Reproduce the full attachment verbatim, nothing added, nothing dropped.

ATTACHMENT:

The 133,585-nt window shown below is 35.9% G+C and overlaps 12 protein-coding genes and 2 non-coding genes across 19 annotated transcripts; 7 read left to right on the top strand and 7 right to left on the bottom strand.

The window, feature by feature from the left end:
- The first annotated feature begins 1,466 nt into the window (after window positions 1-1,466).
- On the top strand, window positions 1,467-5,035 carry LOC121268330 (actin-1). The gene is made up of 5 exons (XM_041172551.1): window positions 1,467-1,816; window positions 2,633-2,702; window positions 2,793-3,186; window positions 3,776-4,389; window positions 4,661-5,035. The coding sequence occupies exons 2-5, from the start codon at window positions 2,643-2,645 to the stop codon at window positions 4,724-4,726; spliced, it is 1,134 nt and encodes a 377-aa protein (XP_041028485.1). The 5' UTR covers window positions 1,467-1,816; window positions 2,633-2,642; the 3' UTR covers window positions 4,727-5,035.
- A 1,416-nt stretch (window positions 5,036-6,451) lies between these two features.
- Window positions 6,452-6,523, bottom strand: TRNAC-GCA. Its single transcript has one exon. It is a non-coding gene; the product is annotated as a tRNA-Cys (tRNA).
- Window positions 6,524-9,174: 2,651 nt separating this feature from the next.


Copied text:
The 133,585-nt window shown below is 35.9% G+C and overlaps 12 protein-coding genes and 2 non-coding genes across 19 annotated transcripts; 7 read left to right on the top strand and 7 right to left on the bottom strand.

The window, feature by feature from the left end:
- The first annotated feature begins 1,466 nt into the window (after window positions 1-1,466).
- On the top strand, window positions 1,467-5,035 carry LOC121268330 (actin-1). The gene is made up of 5 exons (XM_041172551.1): window positions 1,467-1,816; window positions 2,633-2,702; window positions 2,793-3,186; window positions 3,776-4,389; window positions 4,661-5,035. The coding sequence occupies exons 2-5, from the start codon at window positions 2,643-2,645 to the stop codon at window positions 4,724-4,726; spliced, it is 1,134 nt and encodes a 377-aa protein (XP_041028485.1). The 5' UTR covers window positions 1,467-1,816; window positions 2,633-2,642; the 3' UTR covers window positions 4,727-5,035.
- A 1,416-nt stretch (window positions 5,036-6,451) lies between these two features.
- Window positions 6,452-6,523, bottom strand: TRNAC-GCA. Its single transcript has one exon. It is a non-coding gene; the product is annotated as a tRNA-Cys (tRNA).
- Window positions 6,524-9,174: 2,651 nt separating this feature from the next.